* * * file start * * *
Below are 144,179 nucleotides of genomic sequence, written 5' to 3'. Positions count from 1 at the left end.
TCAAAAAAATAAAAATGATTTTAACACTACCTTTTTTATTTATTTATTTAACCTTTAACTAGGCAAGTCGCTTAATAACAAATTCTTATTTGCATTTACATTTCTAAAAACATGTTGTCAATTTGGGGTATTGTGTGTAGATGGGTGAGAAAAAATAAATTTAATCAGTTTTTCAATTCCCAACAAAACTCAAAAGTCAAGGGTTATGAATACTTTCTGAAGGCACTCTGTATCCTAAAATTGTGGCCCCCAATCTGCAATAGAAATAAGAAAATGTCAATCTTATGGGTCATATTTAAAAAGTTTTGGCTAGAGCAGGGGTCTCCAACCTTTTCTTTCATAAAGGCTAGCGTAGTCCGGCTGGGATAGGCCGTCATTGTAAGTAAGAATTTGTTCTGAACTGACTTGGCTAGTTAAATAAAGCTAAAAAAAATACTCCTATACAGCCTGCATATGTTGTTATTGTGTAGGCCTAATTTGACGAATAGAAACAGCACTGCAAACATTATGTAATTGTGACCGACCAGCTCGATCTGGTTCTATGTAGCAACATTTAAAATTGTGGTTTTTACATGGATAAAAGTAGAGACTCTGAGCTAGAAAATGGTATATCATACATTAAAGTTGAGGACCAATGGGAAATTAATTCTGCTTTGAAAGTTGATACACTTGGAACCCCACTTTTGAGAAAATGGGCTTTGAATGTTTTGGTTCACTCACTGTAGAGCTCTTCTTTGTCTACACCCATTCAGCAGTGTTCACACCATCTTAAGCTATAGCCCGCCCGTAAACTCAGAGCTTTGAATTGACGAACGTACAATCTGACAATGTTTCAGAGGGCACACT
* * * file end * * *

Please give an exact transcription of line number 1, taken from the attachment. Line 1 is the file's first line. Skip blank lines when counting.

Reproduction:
Below are 144,179 nucleotides of genomic sequence, written 5' to 3'. Positions count from 1 at the left end.